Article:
Trusteeship is a key component of Gandhian economics that could be called the nonviolent equivalent of ownership. Gandhi borrowed the concept from English law. It means that one is the trustee, not the owner, of one’s possessions, or ultimately one’s talents or capacities. All must be used for the good of society as a whole, which ultimately includes one’s own welfare. Under this system, material goods are not status symbols adding to our individual worth. Trusteeship is an effective way to combat over-consumption. Trusteeship could rebalance the economy and put it in the service of real needs. For Gandhi, owning more than necessary inevitably means taking necessities from others. He wrote, “There is enough in the world for everyone’s need, but not enough for everyone’s greed.”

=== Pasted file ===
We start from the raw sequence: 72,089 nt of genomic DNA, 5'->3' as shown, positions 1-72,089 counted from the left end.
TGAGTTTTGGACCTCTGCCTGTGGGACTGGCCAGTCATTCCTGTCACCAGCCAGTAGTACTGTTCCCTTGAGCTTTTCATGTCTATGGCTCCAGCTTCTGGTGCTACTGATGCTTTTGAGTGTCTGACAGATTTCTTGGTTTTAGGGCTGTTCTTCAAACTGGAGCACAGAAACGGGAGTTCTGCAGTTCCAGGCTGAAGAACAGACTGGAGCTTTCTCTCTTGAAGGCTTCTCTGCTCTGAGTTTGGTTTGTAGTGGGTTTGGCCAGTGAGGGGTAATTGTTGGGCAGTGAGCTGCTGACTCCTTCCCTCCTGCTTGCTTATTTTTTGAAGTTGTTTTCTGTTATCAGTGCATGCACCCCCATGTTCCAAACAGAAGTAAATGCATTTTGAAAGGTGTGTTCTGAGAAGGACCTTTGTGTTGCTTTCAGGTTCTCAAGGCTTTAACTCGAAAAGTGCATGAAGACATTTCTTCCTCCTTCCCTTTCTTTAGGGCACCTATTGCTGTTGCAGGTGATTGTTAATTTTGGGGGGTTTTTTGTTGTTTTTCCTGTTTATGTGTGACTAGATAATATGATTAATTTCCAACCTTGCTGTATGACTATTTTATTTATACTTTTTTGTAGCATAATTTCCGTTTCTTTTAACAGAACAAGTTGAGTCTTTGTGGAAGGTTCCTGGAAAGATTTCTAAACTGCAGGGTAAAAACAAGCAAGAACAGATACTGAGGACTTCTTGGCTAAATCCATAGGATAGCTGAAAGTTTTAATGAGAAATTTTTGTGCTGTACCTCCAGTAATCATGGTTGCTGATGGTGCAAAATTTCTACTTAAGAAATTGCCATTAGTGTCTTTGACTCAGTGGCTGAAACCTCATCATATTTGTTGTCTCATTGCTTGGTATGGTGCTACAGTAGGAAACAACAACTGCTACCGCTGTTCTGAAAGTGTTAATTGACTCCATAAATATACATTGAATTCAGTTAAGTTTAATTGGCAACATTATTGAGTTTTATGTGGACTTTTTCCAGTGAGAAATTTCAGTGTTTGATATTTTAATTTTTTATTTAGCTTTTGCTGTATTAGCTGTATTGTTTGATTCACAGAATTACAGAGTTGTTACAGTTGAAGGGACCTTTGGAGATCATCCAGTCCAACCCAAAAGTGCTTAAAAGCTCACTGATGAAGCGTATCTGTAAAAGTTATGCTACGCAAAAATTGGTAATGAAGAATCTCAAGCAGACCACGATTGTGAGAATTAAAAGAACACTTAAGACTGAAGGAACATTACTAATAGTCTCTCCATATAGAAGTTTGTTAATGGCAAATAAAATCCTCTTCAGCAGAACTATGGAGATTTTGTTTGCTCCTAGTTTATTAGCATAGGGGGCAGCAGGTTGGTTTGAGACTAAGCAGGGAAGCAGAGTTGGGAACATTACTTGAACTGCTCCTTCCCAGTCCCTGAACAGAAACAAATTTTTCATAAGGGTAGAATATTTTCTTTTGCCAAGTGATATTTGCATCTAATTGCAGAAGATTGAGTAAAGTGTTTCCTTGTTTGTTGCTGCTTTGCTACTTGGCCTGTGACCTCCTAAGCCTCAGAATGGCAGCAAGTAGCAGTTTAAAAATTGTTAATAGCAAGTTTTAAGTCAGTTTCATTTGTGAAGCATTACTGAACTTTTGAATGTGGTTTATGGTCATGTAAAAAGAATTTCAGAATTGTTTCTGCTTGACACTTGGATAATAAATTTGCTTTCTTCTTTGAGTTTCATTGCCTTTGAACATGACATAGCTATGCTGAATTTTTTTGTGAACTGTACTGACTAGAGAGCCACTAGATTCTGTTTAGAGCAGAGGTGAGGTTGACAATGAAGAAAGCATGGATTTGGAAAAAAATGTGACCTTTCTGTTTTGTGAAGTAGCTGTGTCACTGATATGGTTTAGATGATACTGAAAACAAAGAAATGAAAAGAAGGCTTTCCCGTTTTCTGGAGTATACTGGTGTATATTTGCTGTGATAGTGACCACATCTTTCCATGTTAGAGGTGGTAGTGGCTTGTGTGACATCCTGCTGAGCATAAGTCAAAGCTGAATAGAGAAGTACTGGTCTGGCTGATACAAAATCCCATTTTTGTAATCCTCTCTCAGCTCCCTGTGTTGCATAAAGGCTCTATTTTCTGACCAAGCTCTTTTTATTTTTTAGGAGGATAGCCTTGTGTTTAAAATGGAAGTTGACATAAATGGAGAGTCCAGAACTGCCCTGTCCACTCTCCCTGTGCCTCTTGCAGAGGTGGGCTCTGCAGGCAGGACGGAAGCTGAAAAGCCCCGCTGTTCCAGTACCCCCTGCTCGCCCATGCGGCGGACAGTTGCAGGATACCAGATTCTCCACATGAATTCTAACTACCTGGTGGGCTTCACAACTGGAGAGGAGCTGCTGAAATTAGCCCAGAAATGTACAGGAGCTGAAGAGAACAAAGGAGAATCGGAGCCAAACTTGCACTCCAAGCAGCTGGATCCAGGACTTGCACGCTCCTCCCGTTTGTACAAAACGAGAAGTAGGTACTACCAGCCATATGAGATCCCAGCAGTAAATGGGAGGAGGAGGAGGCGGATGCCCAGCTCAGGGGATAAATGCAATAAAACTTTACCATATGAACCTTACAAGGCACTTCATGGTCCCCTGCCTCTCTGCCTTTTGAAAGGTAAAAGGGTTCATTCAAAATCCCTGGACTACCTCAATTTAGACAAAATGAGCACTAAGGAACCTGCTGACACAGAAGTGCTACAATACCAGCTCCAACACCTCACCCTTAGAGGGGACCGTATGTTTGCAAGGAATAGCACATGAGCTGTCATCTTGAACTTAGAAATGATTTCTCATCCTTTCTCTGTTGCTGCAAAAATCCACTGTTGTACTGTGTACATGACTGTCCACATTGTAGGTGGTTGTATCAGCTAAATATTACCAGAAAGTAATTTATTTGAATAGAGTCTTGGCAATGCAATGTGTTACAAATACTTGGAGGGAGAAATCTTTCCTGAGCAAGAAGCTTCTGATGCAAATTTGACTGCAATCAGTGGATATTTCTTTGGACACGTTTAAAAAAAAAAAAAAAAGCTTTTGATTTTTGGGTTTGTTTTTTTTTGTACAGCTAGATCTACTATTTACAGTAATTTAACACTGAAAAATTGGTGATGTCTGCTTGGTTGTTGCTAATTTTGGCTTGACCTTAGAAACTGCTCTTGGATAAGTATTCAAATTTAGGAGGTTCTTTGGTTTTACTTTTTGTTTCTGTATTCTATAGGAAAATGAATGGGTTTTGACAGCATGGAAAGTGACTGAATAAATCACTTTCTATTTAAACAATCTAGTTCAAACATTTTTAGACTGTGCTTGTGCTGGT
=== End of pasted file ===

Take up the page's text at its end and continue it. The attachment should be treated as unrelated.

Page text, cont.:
People can, in course of time, be educated about trusteeship and persuaded to adopt it, but they should not be coerced into doing so if we want the change to last. The beauty of trusteeship as a tool for change is that it gives us a way to rebalance the economy without forcibly expropriating wealth.

Ultimately trusteeship means that one regards life and all the necessary things needed to sustain it as a trust, not to be used for oneself alone but for the good of the human family. When the economic system functions with detachment, it works hand in hand with the spiritual. As Michael Sonnleitner has shown in Gandhi’s Vocabulary, this is typical of all the Mahatma’s main operational concepts.